Rationale: Fructose-1,6-bisphosphatase (FBP1) is a tumor suppressor and a key enzyme negatively regulating Warburg effect in cancer. However, regulation of FBP1 protein expression and its exact role in prostate cancer (PCa) is largely unclear. Phosphatase and tensin homolog (PTEN) is one of the most frequently deleted tumor suppressor genes in human PCa. However, the role of PTEN loss in aberrant Warburg effect in cancer remains poorly understood. Methods: Expression of PTEN and FBP1 was analyzed in several PCa cell lines and prostate tumor tissues in mice. Western blot (WB) and RT-PCR approaches were used to examine how PTEN regulates FBP1 expression. Co-immunoprecipitation (co-IP) and in vivo ubiquitination assays were used to define the regulatory mechanisms. A PCa xenograft model was employed to determine the impact of PTEN regulation of FBP1 on PCa growth in vivo. Result: We demonstrated that in a manner dependent of PI3K/AKT signal pathway PTEN regulated FBP1 expression in various PCa cell lines and tumors in mice. We confirmed that this regulation took place at the protein level and was mediated by SKP2 E3 ubiquitin ligase. Mechanistically, we showed that serine 271 phosphorylation of FBP1 by cyclin-dependent kinases (CDKs) was essential for SKP2-mediated degradation of FBP1 protein induced by PTEN loss. Most importantly, we further showed that loss of PTEN expression enhanced Warburg effect and PCa growth in mice in a manner dependent, at least partially on FBP1 protein degradation. Conclusions: Our results reveal a novel tumor-suppressive feature of PTEN in restraining FBP1 degradation and the Warburg effect. These results also suggest that prohibiting FBP1 protein degradation could be a viable therapeutic strategy for PTEN-deficient PCa.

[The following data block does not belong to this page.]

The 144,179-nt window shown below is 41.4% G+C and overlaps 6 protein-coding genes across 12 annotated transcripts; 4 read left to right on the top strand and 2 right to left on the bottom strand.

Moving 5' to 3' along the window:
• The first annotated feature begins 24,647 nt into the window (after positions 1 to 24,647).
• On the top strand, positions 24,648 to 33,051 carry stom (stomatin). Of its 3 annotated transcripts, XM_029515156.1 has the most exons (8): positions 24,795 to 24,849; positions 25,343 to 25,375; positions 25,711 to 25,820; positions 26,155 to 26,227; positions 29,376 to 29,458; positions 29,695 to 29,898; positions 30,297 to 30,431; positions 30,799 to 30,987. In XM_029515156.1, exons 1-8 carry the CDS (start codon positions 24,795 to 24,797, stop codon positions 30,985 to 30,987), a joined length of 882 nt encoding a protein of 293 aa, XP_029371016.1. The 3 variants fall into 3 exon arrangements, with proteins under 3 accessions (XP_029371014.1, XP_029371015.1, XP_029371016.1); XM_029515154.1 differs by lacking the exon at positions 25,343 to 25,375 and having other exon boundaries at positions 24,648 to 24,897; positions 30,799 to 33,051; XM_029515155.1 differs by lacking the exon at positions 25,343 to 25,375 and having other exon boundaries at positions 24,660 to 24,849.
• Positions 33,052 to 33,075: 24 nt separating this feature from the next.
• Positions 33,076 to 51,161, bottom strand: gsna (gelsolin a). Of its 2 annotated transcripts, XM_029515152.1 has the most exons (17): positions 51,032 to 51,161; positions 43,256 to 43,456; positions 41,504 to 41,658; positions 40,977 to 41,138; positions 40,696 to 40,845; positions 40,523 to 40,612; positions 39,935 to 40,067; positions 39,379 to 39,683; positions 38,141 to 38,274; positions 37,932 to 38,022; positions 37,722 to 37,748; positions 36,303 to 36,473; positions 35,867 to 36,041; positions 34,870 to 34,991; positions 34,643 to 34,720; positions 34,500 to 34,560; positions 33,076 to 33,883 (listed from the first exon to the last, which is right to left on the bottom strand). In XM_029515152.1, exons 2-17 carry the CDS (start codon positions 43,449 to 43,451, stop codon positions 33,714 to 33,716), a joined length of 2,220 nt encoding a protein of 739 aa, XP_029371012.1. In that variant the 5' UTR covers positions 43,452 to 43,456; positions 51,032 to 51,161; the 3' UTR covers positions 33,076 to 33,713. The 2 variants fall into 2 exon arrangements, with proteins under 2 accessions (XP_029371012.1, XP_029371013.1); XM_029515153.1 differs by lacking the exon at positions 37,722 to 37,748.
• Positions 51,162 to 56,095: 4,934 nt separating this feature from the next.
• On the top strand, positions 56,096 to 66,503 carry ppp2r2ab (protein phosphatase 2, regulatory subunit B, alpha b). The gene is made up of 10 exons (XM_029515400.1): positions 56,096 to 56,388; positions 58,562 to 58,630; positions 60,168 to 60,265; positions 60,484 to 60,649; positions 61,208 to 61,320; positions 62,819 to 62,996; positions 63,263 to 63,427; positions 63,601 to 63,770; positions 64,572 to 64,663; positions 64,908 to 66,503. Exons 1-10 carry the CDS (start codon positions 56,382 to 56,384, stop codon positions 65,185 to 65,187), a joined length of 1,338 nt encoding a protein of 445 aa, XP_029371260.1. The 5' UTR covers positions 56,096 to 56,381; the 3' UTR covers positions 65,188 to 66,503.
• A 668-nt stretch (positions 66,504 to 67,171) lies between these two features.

ASJC Scopus subject areas
- Cancer Research